This point is still not understood by Norway’s left-wing elite. When the president of Israel gave his official condolences to the Norwegian people, the king of Norway thanked him for this expression of solidarity. However, the Norwegian ambassador to Israel, Svein Sevje, made a tactless and tasteless distinction between Breivik’s bomb and gun outrages and those committed by Palestinian terrorists against Israeli civilians. The Palestinians, claimed Sevje, have “a defined goal,” whereas Breivik was merely convinced that Norway’s Labor Party is undermining “Norwegian culture.” The Palestinian terrorists do have a defined goal—the destruction of Israel—but why should this be seen as something more positive than the aims of those who seek to preserve Norway and her traditions? The Norwegian politicians have even been willing to engage with the Islamic terrorist organization Hamas. They are quite unable to comprehend the hatred of Israel and the Jews, which is held not just by Arabs but by many Muslims in such distant countries as Pakistan, Somalia, Malaysia, and Iran who are not directly involved in the conflict. What makes the Muslims angry is that a territory that had once been Islamic is now a non-Muslim state, which contradicts the Islamic imperialist belief that a country that has been Islamic must stay Islamic. The other side of this imperialism is the ambition to become so dominant in European countries that sharia and Islamic customs can be imposed. When ambassador Sevje says, “We Norwegians consider the occupation to be the cause of the terror against Israel,” he reveals the blinkered ideological mind-set of the Norwegian left-wing elite. His arrogant use of the phrase “We Norwegians” shows how out of touch he is with the views and resentments of many ordinary people in his own country.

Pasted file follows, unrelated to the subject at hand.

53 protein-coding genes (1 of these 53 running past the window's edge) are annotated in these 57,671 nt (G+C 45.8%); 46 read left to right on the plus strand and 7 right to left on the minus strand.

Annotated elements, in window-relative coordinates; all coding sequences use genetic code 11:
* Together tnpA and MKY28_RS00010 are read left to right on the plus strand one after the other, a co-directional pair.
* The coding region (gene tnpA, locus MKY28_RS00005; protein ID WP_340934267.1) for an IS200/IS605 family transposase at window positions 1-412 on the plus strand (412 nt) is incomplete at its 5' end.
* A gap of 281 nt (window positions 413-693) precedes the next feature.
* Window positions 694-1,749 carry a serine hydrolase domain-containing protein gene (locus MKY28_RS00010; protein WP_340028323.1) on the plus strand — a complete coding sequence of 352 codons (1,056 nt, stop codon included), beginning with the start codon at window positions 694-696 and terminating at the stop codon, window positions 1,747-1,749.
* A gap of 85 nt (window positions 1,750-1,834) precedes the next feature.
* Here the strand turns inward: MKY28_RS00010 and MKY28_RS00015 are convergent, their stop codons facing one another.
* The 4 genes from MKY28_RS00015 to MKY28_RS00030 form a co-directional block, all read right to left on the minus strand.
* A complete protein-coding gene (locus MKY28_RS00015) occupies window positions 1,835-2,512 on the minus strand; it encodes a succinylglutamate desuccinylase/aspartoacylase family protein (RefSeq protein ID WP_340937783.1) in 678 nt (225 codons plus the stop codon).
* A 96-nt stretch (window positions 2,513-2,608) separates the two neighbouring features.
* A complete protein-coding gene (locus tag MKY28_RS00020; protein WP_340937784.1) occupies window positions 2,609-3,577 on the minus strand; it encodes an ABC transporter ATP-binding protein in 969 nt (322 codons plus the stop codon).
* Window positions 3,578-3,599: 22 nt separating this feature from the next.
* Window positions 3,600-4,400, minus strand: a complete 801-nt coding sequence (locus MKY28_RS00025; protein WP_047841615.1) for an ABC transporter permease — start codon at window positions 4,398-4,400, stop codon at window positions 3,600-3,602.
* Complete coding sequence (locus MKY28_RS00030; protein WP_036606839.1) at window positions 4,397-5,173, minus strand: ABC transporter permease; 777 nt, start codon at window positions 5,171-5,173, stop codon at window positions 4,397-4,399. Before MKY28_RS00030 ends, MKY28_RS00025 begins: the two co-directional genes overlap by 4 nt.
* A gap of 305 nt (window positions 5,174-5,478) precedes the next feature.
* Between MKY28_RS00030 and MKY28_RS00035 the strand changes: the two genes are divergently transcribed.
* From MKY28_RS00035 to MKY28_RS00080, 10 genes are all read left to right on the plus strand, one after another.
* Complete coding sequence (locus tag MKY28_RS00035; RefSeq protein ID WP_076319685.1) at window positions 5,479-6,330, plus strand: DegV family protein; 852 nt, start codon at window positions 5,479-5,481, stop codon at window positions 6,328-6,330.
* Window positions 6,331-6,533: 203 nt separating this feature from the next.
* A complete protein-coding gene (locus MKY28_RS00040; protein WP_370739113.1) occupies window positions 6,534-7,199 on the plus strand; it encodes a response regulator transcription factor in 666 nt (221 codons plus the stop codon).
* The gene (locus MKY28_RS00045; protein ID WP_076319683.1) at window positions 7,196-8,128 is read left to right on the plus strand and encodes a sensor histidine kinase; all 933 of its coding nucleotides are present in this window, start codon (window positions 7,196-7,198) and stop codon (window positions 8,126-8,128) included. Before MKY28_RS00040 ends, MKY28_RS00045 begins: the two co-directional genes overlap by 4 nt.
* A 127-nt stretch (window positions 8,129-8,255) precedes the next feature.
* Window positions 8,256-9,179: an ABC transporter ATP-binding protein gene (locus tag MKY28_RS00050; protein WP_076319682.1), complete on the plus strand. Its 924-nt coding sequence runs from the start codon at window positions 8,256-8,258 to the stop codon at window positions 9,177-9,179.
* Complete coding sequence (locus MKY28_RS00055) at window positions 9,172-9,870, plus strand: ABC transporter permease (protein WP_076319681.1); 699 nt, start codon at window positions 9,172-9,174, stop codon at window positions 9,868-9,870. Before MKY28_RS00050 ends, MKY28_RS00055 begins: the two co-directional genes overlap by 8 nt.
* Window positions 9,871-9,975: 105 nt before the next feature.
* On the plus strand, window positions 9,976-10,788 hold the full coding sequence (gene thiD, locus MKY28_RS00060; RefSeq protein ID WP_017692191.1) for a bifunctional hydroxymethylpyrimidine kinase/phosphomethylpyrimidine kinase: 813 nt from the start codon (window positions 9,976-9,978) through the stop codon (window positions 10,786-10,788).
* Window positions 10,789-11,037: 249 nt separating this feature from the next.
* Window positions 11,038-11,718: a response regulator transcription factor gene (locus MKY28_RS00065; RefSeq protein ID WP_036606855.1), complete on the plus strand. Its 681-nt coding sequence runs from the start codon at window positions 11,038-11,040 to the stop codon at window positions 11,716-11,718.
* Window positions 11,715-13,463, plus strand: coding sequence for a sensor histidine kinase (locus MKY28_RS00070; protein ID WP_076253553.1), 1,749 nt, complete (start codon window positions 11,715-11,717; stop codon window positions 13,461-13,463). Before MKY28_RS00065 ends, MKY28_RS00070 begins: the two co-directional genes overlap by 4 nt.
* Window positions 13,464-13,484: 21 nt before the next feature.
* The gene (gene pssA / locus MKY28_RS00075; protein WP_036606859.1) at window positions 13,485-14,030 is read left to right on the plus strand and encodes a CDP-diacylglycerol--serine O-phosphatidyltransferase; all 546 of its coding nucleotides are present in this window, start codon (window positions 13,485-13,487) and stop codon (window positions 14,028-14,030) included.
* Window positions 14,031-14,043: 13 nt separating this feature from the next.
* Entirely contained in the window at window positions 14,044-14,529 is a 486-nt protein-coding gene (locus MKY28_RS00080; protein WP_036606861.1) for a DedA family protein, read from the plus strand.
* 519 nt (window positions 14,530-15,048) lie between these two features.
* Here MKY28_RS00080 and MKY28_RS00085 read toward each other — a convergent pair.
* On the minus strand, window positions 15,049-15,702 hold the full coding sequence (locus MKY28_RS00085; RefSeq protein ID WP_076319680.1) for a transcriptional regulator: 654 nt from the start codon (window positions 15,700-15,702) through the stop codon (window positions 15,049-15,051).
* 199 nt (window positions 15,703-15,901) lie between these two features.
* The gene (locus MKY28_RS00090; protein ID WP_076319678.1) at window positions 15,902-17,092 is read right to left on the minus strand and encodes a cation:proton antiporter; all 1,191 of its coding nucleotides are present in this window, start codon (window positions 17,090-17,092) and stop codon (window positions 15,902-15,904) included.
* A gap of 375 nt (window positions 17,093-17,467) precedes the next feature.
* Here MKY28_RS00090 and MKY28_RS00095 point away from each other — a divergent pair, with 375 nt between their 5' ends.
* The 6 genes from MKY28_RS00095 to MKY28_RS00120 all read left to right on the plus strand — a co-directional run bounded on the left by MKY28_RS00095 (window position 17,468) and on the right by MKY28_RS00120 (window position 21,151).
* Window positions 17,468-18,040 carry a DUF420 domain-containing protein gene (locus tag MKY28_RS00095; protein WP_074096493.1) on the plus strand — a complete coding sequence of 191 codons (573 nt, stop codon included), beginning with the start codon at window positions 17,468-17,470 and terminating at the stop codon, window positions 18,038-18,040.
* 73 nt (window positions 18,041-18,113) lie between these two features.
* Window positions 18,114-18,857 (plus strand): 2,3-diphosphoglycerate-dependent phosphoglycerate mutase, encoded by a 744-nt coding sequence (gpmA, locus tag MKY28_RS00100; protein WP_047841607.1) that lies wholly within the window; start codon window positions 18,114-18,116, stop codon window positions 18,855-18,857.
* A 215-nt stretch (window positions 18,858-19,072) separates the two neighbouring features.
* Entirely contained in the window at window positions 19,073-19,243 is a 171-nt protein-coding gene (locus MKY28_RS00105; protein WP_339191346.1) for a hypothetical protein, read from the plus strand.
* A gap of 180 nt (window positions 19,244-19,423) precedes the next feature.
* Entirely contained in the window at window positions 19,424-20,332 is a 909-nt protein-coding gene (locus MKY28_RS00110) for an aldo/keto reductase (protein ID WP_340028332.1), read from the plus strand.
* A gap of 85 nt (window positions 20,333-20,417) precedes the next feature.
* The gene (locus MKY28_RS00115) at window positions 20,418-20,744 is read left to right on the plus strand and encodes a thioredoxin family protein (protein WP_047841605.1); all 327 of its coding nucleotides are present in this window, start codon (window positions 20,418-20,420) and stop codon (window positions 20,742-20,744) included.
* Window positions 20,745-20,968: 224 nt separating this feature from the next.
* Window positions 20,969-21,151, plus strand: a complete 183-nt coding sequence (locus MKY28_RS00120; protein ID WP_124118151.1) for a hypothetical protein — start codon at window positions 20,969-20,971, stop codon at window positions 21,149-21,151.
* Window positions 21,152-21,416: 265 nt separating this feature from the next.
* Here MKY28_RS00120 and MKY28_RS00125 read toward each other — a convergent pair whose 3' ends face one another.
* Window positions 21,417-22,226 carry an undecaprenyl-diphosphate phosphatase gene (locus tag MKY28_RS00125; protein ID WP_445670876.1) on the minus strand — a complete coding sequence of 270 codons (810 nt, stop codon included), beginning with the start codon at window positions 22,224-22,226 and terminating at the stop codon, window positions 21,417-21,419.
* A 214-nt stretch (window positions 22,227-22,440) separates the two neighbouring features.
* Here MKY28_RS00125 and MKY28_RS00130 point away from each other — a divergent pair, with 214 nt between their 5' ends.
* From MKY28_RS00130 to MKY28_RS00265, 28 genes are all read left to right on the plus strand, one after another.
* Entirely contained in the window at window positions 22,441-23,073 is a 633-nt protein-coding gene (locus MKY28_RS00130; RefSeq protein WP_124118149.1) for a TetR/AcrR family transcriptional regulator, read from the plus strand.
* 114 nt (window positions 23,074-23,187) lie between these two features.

One sad indication of the way the social democrats in Norway have brainwashed their party supporters into hating Israel comes from the comments of some of the children who escaped Breivik’s bullets. Ulrich Sahm has reported that many of them thought that the killer was “simulating Israeli crimes against Palestinians” and “believed that ‘the cruelty of the Israeli occupation’ was being demonstrated to them.” That they should have made such a comparison is bizarre, particularly in light of recent events in Syria, Libya, Iran, and Sudan. But the evil acts of Muslim regimes do not seem to be part of their consciousness—a consciousness molded by the party that held the political summer camp where they were attacked.